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Does the recarbonization of artisanal gold mining soil increase mercury retention?

Grant number: 23/14727-1
Support Opportunities:Scholarships abroad - Research Internship - Post-doctor
Effective date (Start): June 01, 2024
Effective date (End): May 31, 2025
Field of knowledge:Physical Sciences and Mathematics - Geosciences
Principal Investigator:Luís Reynaldo Ferracciú Alleoni
Grantee:Matheus Bortolanza Soares
Supervisor: Tom Sizmur
Host Institution: Escola Superior de Agricultura Luiz de Queiroz (ESALQ). Universidade de São Paulo (USP). Piracicaba , SP, Brazil
Research place: University of Reading, England  
Associated to the scholarship:22/08032-8 - Nanobiochar modified with thiol in the control of mercury biogeochemistry in the soil in the Amazon region contaminated by mining activity, BP.PD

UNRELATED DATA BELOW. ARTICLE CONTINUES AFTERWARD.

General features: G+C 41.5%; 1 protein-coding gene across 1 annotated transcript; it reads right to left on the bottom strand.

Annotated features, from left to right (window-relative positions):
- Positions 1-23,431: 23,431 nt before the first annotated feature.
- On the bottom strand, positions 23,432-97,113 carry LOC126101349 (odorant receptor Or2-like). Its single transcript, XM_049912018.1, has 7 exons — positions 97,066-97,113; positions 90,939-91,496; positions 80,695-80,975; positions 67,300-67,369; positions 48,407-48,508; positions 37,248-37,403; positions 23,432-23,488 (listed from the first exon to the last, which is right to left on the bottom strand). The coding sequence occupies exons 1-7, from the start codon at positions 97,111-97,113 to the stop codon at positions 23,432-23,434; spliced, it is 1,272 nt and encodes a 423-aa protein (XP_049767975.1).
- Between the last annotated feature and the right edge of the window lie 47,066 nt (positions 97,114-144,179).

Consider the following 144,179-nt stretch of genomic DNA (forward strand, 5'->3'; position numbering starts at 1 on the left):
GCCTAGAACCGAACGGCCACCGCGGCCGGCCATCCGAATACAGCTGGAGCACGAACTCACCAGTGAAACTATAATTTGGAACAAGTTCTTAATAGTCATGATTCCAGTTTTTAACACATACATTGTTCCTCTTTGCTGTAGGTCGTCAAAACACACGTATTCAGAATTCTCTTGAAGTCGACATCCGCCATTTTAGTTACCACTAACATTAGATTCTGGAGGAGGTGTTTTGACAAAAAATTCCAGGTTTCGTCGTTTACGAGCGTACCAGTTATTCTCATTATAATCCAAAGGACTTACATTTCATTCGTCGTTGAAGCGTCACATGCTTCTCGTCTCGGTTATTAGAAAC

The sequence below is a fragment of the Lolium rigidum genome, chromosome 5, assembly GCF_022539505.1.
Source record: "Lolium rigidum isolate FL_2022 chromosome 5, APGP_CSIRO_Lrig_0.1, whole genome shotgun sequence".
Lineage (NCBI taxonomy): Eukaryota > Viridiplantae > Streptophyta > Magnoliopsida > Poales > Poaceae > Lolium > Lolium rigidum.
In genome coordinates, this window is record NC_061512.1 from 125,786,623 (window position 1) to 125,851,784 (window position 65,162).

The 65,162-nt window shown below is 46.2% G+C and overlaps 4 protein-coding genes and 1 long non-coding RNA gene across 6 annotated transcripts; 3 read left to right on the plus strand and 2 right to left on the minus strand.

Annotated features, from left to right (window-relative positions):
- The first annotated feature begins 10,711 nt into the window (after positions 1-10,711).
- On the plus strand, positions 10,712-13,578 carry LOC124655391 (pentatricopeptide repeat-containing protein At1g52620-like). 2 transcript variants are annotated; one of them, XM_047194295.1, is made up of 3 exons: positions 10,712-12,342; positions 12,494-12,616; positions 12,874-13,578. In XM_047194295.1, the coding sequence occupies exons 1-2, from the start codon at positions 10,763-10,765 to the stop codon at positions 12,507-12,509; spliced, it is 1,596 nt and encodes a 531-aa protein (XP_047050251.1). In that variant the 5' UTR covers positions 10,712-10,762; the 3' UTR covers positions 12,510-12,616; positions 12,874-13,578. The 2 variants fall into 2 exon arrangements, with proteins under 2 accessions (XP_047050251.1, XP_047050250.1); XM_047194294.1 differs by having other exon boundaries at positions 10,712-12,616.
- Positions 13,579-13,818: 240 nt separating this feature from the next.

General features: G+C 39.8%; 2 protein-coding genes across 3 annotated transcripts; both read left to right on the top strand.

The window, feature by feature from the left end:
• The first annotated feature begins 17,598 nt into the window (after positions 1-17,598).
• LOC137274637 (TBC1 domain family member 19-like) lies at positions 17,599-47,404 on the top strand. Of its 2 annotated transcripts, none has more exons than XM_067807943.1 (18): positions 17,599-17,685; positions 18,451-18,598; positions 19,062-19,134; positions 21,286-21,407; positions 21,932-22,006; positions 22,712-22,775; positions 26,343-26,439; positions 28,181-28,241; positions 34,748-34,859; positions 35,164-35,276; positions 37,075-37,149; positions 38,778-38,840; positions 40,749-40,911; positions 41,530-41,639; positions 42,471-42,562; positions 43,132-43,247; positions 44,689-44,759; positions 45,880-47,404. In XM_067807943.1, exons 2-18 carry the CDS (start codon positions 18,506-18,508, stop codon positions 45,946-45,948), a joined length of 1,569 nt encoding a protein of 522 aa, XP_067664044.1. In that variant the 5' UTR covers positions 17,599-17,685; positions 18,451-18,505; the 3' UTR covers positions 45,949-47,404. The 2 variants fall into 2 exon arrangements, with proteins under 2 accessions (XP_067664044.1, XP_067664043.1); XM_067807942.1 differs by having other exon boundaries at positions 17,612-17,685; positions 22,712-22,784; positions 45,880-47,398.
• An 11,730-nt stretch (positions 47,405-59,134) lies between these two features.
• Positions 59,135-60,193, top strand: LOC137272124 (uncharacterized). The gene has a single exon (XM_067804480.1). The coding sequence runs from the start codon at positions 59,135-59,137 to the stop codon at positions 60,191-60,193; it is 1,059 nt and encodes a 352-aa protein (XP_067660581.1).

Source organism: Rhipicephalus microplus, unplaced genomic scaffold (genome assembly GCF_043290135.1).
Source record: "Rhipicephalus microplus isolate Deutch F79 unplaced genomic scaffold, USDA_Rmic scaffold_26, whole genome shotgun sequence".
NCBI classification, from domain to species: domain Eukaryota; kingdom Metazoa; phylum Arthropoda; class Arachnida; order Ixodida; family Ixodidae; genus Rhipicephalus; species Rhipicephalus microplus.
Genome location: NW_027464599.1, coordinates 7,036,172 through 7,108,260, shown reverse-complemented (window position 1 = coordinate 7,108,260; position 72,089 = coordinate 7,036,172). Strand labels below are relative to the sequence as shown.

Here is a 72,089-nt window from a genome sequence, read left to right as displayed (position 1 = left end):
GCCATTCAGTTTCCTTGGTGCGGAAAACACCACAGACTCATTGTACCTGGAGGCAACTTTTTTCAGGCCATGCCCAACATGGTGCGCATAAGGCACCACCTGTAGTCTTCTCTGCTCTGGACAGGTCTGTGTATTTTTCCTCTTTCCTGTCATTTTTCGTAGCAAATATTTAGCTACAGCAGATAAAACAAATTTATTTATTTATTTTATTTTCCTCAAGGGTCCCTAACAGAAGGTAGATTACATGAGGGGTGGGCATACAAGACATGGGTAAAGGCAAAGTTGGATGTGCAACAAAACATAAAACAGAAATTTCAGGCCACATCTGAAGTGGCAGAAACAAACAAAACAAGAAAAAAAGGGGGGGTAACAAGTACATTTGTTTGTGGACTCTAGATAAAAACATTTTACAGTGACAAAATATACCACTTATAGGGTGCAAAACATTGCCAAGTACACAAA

High levels of mercury (Hg) in soils and humans are found in the Amazon region and other biomes in Brazil due to gold mining. Most of the gold in these regions is extracted through artisanal mining, which can worsen contamination of soils and the environment by Hg. Artisanal mining involves the use of inadequate equipment and procedures that result in low efficiency in extracting gold from the ground. Artisanal mining, in addition to being inefficient in extracting gold and causing health problems due to lack of personal protective equipment, has no legal responsibility for recovering the area and is generally associated with illegal activities. The mining activity also promotes the loss of carbon (C) from the soil, affects Hg retention, and favors CO2 emissions into the atmosphere. Faced with this problem, the C sequestration in the soil (recarbonization) can be essential not only for reducing climate change, but also reducing the accessibility to Hg, collaborating to achieve a balance between the resilience of the ecosystem and the C dynamics in the atmosphere. Dissolved organic matter (DOM) in the soil can strongly interact with Hg and affect its speciation, solubility, mobility, and toxicity, and the strong binding of Hg by DOM is attributed to the coordination of Hg at reduced sites of sulfur within the DOM. However, its magnification is limited to mineralogical conditions, quality of native organic matter, and climatic conditions, making the study necessary in different biomes. Due to the importance of the organic matter for Hg retention and organic carbon (OC) sequestration in the soil, we plan to evaluate in soils from different biomes i) the saturation capacity of organic carbon in mining soil; ii) Hg sequestration by Fe-OC-Hg ternary complexes; and iii) investigate the spatial distribution of C functional groups and their associations with soil mineral phases. To achieve these goals, we will combine DOM and Hg batch sorption studies along with scanning transmission X-ray microscopy (STXM), near-edge X-ray absorption fine structure spectroscopy (NEXAFS), and high-resolution X-ray absorption and fluorescence spectroscopy. We hope that the combination of these techniques will make it possible to analyze the distribution of organic functional groups in the soil as well as the possible preferentially sorbed species. Thus, recarbonization can be a viable alternative to increase Hg retention and store OC.

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